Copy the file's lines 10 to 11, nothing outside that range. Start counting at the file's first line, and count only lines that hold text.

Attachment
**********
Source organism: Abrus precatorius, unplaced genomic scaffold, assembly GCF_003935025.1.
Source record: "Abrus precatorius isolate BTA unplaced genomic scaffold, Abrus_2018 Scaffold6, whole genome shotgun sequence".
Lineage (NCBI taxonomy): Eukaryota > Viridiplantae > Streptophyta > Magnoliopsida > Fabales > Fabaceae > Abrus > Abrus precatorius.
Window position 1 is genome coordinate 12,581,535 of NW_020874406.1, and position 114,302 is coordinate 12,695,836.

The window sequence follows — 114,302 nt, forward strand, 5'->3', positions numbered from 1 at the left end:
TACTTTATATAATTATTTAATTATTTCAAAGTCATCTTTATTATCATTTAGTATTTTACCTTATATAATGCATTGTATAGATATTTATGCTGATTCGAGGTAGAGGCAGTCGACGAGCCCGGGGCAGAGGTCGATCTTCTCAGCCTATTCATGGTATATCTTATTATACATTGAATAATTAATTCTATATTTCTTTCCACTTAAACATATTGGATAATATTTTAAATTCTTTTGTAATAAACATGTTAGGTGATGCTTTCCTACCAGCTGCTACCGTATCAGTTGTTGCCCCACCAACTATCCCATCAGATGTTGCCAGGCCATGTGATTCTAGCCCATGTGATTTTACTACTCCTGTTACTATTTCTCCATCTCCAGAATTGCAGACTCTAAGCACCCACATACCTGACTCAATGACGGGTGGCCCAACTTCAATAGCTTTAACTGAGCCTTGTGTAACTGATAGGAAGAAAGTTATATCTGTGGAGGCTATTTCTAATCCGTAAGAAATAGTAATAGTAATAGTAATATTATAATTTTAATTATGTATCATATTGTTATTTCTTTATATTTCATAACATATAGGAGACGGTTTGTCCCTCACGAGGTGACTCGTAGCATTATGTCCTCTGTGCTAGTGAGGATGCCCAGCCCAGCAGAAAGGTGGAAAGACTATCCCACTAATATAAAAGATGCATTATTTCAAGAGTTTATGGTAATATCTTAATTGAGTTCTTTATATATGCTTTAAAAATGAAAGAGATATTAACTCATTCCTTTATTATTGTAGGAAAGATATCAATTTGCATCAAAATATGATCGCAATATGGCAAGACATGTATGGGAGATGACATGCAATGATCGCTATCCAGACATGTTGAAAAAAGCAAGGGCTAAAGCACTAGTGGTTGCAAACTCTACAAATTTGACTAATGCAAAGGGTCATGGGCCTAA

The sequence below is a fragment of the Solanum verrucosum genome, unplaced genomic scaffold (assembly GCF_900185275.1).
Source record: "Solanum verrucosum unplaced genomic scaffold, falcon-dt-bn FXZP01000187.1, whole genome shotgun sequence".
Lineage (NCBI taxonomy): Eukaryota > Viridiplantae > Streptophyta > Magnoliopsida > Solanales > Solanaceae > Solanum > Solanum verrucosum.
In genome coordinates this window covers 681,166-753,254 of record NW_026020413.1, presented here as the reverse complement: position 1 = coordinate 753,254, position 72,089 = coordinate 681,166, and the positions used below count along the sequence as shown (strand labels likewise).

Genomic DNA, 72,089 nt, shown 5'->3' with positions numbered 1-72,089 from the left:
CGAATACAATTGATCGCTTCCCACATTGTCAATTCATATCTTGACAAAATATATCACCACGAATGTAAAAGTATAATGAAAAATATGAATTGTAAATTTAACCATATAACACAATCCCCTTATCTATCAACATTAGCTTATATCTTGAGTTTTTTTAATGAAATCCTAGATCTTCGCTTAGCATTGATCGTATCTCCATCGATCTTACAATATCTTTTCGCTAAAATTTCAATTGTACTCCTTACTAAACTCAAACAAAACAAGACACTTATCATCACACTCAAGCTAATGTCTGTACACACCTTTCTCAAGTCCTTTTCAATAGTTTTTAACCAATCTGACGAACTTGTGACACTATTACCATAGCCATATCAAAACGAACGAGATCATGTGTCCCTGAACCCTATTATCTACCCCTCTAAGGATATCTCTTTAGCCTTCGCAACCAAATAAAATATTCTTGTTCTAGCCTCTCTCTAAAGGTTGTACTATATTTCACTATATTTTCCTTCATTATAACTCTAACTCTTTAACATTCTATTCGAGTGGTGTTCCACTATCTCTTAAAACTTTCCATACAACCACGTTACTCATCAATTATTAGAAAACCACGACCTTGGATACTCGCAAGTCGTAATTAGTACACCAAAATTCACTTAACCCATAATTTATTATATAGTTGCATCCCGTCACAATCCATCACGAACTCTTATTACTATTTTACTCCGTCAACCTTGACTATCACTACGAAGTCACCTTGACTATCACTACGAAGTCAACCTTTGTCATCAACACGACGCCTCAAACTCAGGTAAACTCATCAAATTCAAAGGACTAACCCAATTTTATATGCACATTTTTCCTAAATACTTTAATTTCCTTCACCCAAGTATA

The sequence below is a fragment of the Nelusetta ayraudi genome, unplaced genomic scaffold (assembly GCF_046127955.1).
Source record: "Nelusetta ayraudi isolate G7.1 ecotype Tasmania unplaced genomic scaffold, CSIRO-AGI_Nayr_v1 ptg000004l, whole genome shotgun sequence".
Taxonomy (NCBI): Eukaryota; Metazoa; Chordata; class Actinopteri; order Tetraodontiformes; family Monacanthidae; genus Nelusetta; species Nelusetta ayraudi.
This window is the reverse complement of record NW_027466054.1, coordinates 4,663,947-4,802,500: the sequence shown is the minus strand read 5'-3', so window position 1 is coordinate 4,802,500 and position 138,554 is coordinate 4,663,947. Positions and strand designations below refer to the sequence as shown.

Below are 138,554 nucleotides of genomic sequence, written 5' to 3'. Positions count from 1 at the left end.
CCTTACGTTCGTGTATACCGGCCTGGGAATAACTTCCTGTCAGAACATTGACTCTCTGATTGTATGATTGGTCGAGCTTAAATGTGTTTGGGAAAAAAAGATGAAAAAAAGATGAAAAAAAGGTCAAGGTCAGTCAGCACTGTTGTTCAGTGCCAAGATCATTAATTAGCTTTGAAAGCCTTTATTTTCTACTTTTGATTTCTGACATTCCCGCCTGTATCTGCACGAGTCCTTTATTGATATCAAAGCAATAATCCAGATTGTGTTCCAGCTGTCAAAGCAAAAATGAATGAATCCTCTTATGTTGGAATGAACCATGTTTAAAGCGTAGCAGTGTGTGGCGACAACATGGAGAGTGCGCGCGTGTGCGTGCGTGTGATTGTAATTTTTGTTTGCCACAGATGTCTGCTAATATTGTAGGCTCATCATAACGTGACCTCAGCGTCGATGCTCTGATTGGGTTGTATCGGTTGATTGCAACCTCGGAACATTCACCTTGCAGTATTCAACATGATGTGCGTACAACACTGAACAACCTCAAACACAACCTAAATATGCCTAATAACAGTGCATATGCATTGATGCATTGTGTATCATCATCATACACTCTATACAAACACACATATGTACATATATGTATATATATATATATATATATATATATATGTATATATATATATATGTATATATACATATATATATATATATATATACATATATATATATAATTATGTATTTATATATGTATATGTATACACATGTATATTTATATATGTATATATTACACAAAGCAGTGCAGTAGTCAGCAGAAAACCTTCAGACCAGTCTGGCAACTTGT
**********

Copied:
In genome coordinates this window covers 681,166-753,254 of record NW_026020413.1, presented here as the reverse complement: position 1 = coordinate 753,254, position 72,089 = coordinate 681,166, and the positions used below count along the sequence as shown (strand labels likewise).

Genomic DNA, 72,089 nt, shown 5'->3' with positions numbered 1-72,089 from the left: